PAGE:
Tsarnaev lawyers seek death penalty do-over, citing SCOTUS case

Tsarnaev was sentenced to death for his role in Boston Marathon bombing


Lawyers representing Boston Marathon bomber Dzhokhar Tsarnaev sought Tuesday to spare him from the death penalty, citing a Supreme Court ruling they say taints half of the charges of which he was convicted.

Tsarnaev, now 22, was sentenced to death in June after being convicted of working with his brother to plant pressure cooker bombs at the 2013 race's finish line in an attack that killed three and injured hundreds. But his attorneys say prosecutors were able to pile on more severe charges using a 1984 federal law that was partly invalidated by the high court this summer, and that without those enhanced charges, Tsarnaev may have gotten a more lenient sentence. They are pushing for a new penalty phase trial, and want it held outside of Boston.

"The loss of those convictions would mean that a penalty trial should be held as to all counts," attorney William Fick argued.

Tsarnaev's attorneys argued some 15 of the 30 charges came under an enhanced sentencing policy they say was invalidated by a U.S. Supreme Court decision from earlier this year. In that case, Johnson vs. United States,the court ruled 8-1 held that the term "violent felony" as it applies to a 1984 law allowing for harsher prison terms in certain cases is unconstitutionally vague. The defense argued that the number and nature of those charges likely influenced jurors when they decided Tsarnaev deserved the death penalty.

A jury found Tsarnaev responsible for the three deaths, horrific injuries to hundreds of people and for the brutal ambush killing of an MIT police officer. At sentencing Tsarnaev confessed and apologized.

U.S. District Judge George O'Toole, who presided over the trial, agreed to hear arguments on the motion but only specifically related to the Supreme Court decision. In that case, the court determined a law related to tougher penalties for the use of explosives or firearms tied to a crime of violence was unconstitutional.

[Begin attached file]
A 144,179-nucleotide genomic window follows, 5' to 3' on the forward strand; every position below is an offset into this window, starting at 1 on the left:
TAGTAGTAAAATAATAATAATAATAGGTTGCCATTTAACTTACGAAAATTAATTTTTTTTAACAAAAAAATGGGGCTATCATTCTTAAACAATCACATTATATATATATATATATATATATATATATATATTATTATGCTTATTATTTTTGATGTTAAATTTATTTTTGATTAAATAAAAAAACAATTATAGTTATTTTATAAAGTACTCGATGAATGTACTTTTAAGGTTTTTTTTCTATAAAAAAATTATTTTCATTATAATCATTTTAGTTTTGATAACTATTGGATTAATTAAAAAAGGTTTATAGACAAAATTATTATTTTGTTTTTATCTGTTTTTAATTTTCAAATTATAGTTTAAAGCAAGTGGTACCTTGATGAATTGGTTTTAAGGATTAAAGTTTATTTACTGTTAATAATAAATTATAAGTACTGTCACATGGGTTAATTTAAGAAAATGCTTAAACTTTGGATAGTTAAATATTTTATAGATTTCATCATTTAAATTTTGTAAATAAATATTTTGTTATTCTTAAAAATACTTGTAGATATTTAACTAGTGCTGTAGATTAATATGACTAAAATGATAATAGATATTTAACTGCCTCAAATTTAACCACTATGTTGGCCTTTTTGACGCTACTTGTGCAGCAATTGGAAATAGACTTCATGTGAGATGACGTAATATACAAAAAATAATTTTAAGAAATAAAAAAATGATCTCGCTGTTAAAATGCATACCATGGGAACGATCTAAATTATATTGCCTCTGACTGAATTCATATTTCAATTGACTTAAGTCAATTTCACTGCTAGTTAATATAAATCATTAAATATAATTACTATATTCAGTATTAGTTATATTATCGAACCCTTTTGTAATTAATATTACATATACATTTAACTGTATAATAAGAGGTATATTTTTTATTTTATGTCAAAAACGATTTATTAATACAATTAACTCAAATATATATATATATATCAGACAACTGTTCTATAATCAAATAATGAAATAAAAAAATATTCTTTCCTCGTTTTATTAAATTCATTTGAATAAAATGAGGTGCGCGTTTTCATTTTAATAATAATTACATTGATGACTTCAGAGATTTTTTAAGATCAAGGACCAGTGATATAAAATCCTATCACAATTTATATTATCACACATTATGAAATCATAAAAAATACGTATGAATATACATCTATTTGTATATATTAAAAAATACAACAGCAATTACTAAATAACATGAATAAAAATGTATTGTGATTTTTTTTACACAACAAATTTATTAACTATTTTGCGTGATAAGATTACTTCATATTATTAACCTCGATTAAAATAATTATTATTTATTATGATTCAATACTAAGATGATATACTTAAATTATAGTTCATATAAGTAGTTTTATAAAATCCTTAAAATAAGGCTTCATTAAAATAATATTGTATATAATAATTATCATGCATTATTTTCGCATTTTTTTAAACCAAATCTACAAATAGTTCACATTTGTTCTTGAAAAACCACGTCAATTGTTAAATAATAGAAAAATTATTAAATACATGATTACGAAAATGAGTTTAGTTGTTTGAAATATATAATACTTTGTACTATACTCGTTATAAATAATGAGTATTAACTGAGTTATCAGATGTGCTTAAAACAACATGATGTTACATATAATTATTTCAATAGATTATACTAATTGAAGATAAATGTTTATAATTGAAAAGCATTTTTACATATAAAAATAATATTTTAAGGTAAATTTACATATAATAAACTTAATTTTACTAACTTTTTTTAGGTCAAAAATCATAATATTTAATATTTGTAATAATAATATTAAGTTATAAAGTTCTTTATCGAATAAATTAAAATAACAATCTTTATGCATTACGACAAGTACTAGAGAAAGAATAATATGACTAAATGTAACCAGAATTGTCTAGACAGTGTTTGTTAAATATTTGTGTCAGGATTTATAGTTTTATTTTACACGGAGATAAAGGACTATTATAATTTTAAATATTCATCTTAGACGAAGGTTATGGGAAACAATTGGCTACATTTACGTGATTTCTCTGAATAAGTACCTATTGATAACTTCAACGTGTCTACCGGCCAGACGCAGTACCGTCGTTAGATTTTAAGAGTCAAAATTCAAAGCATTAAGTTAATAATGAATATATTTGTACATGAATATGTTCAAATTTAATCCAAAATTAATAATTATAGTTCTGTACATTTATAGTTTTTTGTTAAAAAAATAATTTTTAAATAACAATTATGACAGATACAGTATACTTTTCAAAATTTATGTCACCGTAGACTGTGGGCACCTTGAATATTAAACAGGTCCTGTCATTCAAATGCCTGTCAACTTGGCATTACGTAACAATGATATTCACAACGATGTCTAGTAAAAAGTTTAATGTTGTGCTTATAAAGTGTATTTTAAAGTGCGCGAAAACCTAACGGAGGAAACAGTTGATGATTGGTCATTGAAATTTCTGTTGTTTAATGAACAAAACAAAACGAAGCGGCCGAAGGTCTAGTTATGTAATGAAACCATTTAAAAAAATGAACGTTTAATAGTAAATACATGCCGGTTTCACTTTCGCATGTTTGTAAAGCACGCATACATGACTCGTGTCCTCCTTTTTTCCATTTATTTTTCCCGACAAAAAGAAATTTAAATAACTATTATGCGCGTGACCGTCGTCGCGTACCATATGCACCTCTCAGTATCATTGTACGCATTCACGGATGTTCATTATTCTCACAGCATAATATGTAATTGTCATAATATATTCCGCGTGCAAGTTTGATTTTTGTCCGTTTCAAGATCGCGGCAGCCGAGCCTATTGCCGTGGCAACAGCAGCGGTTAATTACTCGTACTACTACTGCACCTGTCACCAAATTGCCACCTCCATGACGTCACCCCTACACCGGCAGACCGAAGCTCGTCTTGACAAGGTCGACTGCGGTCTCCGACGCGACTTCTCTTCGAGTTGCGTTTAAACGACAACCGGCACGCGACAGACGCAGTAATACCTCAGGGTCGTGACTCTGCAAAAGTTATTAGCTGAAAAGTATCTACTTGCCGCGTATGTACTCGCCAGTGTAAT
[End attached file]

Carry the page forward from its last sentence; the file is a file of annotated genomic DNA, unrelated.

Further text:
Fick took a narrow interpretation of the case and argued a "crime of violence" was not appropriate to some of the counts, including ones alleging conspiracy.

Former Assistant U.S. Attorney Andrew McCarthy, who prosecuted the terrorists who bombed the World Trade Center in 1993, said the Tsarnaev team is off-base in trying to apply the Johnson case. In that case, the Supreme Court had ruled "violent felony" was a vague term in certain instances, such as extortion, where violence may or may not be involved. Tsarnaev's use of a bomb left no gray area, he said.

"It is a frivolous argument," McCarthy told Fox News. "There is no such thing as "passive" deployment of a bomb, which is innately a destructive device."

Tsarnaev's team is also seeking to extend attorney-client privileges, arguing the legal process is still active and ongoing as they pursue appeals. Prosecutors have begun the process of seeking restitution from Tsarnaev but the efforts are viewed as largely symbolic. Tsarnaev remains at the Federal Supermax prison in Colorado and was not present at Tuesday's hearing.

Molly Line joined Fox News Channel as a Boston-based correspondent in January 2006.